Results of the eight patients with inconsistent US and MIBI/SPECT results are shown in Table 4. In these patients, CEUS was at best able to confirm the US results.

Table 4: Results of pre-operative localization procedures in eight patients with inconclusive pre-operative US and MIBI/SPECT and intraoperative site of the parathyroid adenoma


In the era of focused and minimally invasive parathyroid surgery, pre-operative localization procedures are of utmost importance and the success of a focused approach is dependent on accurate preoperative imaging.[2581516] During the past decade, preoperative localization procedures, especially planar MIBI and additional SPECT and high-resolution US, have significantly improved.[1618] Thus, MIP became the treatment of choice in patients with preoperatively localized sporadic pHPT. Several prospective trials showed success rates of focused parathyroid operations that were similar to success rates of the BCE.[3815] US and MIBI/SPECT show sensitivity rates of up to 90%.[171922] Taking these facts into account, the question arises, whether additional complex and cost expensive preoperative localization tools are needed.

CEUS is an important addition in the diagnostic workup routine of parenchmatous organs, such as, liver, spleen, and kidney.[2325] Despite the use of considerably improved contrast agents, we were not able to provide evidence for a significant gain of information using CEUS in patients suffering from pHPT. Moreover, we were not able to prove the promising results of Mazzeo and colleagues.[26] In their study, CEUS was performed using a galactose-based microbubble contrast agent, which requires a high mechanical index (MI>0.7) that leads to a rapid destruction of the microbubbles, and therefore prevents real-time investigation of the suspected structures. Furthermore, the authors were able to compare preoperative localization results with intra-operative findings in a rather small group of patients: Only 10 out of 13 patients underwent surgery for pHPT and in only nine patients a parathyroid adenoma was detected intra-operatively. The rather heterogeneous results of color Doppler US and CEUS investigations, the use of an inappropriate, water-soluble contrast agent with a less intense signal enhancement with the less valuable characteristic of diffusing into the extracellular matrix, and the small number of patients included do not allow for definite conclusions from this pilot study.[26]

Despite a comparable cohort of patients, almost equal technical requirements (e.g. US probe, MI<0.17), and the use of the same, considerably improved, non-water-soluble contrast agent, our results are contradictory to the promising results reported by Agha et al., who were able to localize all suspected parathyroid glands in 30 patients suffering from pHPT. In this study, all patients underwent conventional US, color Doppler US, scintigraphy, and magnetic resonance imaging (MRI) together with CEUS. However, it remains unclear whether the CEUS performing ultrasonographer was blind to the accompanying localization results. Moreover, the authors do not provide information regarding the time schedule of the localization procedures performed and the number of patients with completely negative US, MIBI, and MRI results.[27]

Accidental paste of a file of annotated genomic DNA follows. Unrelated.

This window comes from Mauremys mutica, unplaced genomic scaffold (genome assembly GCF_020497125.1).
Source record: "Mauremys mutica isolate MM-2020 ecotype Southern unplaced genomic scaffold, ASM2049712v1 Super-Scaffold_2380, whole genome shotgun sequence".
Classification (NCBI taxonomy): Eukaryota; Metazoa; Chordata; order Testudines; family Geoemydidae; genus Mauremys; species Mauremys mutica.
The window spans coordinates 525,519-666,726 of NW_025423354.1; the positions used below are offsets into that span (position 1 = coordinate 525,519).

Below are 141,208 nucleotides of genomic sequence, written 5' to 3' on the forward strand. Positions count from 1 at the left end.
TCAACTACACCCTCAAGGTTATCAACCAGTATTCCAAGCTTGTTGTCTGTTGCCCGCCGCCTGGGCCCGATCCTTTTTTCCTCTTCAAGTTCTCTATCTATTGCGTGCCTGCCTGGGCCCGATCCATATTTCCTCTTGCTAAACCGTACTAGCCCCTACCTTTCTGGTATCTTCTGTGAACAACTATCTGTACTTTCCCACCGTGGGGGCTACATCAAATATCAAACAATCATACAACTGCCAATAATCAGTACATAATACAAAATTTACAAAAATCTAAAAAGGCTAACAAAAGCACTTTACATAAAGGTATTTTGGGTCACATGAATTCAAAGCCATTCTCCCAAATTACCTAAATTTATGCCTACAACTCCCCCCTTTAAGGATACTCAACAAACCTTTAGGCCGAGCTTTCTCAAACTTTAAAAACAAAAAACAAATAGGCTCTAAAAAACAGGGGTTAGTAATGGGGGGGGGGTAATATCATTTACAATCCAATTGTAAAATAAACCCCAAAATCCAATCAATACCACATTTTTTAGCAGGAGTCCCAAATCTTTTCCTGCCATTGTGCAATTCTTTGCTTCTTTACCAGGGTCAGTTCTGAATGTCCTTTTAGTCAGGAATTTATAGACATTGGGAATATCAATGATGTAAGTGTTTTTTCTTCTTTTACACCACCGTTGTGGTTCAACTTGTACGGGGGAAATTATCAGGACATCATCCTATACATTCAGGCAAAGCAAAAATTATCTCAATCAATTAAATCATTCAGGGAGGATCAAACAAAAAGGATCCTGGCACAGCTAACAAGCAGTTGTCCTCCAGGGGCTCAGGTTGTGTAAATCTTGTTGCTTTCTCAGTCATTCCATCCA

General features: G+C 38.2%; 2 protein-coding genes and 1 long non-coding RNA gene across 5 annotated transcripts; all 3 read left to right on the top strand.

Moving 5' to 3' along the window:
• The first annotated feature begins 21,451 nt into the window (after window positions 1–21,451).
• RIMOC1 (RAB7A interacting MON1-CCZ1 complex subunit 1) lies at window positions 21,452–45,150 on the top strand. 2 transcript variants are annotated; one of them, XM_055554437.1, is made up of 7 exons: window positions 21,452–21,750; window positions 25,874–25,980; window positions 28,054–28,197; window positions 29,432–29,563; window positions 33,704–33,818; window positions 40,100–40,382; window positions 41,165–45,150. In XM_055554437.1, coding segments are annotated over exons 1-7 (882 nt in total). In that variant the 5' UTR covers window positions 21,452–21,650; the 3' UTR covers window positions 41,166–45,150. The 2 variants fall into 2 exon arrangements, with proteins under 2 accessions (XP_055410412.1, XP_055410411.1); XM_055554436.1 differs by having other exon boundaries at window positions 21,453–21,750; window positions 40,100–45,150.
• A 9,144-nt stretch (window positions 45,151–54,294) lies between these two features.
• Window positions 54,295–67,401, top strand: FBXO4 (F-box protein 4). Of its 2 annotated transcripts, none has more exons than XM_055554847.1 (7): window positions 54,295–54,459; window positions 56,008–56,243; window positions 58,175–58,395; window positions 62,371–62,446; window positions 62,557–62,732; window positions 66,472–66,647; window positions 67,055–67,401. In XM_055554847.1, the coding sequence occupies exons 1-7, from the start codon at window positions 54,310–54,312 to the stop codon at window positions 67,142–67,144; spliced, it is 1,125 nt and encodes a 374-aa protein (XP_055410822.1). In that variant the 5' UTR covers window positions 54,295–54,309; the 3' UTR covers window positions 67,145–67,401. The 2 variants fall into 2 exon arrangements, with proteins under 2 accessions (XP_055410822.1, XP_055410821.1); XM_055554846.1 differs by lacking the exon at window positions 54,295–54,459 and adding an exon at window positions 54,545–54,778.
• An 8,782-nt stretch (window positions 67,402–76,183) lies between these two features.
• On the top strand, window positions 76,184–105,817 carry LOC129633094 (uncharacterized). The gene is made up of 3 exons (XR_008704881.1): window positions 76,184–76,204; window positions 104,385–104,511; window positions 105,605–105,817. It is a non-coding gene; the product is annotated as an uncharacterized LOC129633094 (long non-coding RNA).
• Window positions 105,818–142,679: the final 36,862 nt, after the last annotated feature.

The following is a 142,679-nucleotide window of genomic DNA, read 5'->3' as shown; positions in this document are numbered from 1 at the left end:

CEUS has all the disadvantages of conventional US, including the high dependency on the individual skill of the investigator. It is implicitly necessary to identify a suspected lesion before CEUS can be applied because there is a given time frame of the wash-in and wash-out phases that does not allow for an extensive scanning of the thyroid region.

In addition, intermittent instead of permanent US scanning after application of the contrast agent is recommended due to US wave triggered burst of the microbubbles. CEUS is therefore not suitable to primarily localize an undetected parathyroid adenoma. Our results show that CEUS does not give helpful additional information in cases when US and MIBI/SPECT results are inconsistent or negative.

Knowledge of a retrosternal, intra-thoracic, or deep mediastinal position of the suspected gland is of utmost importance for planning the surgery, but neither US nor CEUS are able to detect these glands. However, MIBI/SPECT is able to reliably visualize parathyroid tumors in extra-cervical positions.

CEUS seems to be easy to apply and might be less expensive compared to scintigraphy or MRI investigations.[27] However, to perform CEUS, ultrasonic devices have to be equipped with specific US probes and software and investigators have to undertake a special training.[14]

Therefore, US and MIBI/SPECT are still the standard preoperative localization procedures in our institution, complying with requirements to definitely localize a suspected solitary parathyroid gland in patients suffering from pHPT. In patients with inconclusive or negative MIBI/SPECT and US results, a BCE of the neck should be performed by an experienced endocrine surgeon, whereas additional noninvasive and invasive localization procedures, such as, MRI, CT, Methionine-PET, or preoperative selective venous sampling, are only recommended before re-operation in the neck due to recurrent pHPT or following thyroid surgery.[2829]

A potentially promising application of CEUS in patients with preoperatively localized pHPT might be a specific application of antibodies on microbubbles (microbubble coating), that target parenchymatous organs or endocrine tissue. This might lead to a highly selective accumulation in a particular tissue and in case of preoperative parathyroid localization may help to definitely differentiate between parathyroid glands and surrounding tissue.


CEUS is a well-established diagnostic tool for investigating parenchymatous organs such as, liver, kidney, or spleen. In this limited cohort of patients, no additional information could be obtained using the costly CEUS compared to results of US and MIBI/SPECT. However, additional investigations are necessary to finally estimate potential advantages of an additional use of CEUS in parathyroid or thyroid surgery.